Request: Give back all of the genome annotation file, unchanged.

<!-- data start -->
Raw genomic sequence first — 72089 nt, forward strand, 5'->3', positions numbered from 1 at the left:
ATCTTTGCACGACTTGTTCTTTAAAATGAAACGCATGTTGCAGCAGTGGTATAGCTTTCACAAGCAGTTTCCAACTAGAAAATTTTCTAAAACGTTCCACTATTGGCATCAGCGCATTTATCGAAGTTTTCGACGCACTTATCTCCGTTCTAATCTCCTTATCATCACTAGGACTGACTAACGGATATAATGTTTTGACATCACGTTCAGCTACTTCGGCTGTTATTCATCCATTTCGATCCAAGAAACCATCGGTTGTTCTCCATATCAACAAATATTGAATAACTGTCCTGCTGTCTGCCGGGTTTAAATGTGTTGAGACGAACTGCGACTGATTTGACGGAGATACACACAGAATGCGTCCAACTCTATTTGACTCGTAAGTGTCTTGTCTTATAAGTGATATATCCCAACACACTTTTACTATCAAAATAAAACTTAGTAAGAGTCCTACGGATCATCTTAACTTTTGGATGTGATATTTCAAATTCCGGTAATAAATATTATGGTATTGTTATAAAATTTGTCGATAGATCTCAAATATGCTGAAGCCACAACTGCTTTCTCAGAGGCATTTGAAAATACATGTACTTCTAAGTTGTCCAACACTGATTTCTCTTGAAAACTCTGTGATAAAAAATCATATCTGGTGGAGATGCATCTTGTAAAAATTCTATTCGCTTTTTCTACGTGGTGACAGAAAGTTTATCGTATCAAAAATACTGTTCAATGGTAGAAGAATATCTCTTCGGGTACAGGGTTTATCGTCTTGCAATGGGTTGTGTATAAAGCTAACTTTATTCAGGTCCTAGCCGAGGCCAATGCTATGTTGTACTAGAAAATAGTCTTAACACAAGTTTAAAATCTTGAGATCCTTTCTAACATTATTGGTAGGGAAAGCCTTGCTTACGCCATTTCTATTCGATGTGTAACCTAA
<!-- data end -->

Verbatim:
Raw genomic sequence first — 72089 nt, forward strand, 5'->3', positions numbered from 1 at the left:
ATCTTTGCACGACTTGTTCTTTAAAATGAAACGCATGTTGCAGCAGTGGTATAGCTTTCACAAGCAGTTTCCAACTAGAAAATTTTCTAAAACGTTCCACTATTGGCATCAGCGCATTTATCGAAGTTTTCGACGCACTTATCTCCGTTCTAATCTCCTTATCATCACTAGGACTGACTAACGGATATAATGTTTTGACATCACGTTCAGCTACTTCGGCTGTTATTCATCCATTTCGATCCAAGAAACCATCGGTTGTTCTCCATATCAACAAATATTGAATAACTGTCCTGCTGTCTGCCGGGTTTAAATGTGTTGAGACGAACTGCGACTGATTTGACGGAGATACACACAGAATGCGTCCAACTCTATTTGACTCGTAAGTGTCTTGTCTTATAAGTGATATATCCCAACACACTTTTACTATCAAAATAAAACTTAGTAAGAGTCCTACGGATCATCTTAACTTTTGGATGTGATATTTCAAATTCCGGTAATAAATATTATGGTATTGTTATAAAATTTGTCGATAGATCTCAAATATGCTGAAGCCACAACTGCTTTCTCAGAGGCATTTGAAAATACATGTACTTCTAAGTTGTCCAACACTGATTTCTCTTGAAAACTCTGTGATAAAAAATCATATCTGGTGGAGATGCATCTTGTAAAAATTCTATTCGCTTTTTCTACGTGGTGACAGAAAGTTTATCGTATCAAAAATACTGTTCAATGGTAGAAGAATATCTCTTCGGGTACAGGGTTTATCGTCTTGCAATGGGTTGTGTATAAAGCTAACTTTATTCAGGTCCTAGCCGAGGCCAATGCTATGTTGTACTAGAAAATAGTCTTAACACAAGTTTAAAATCTTGAGATCCTTTCTAACATTATTGGTAGGGAAAGCCTTGCTTACGCCATTTCTATTCGATGTGTAACCTAA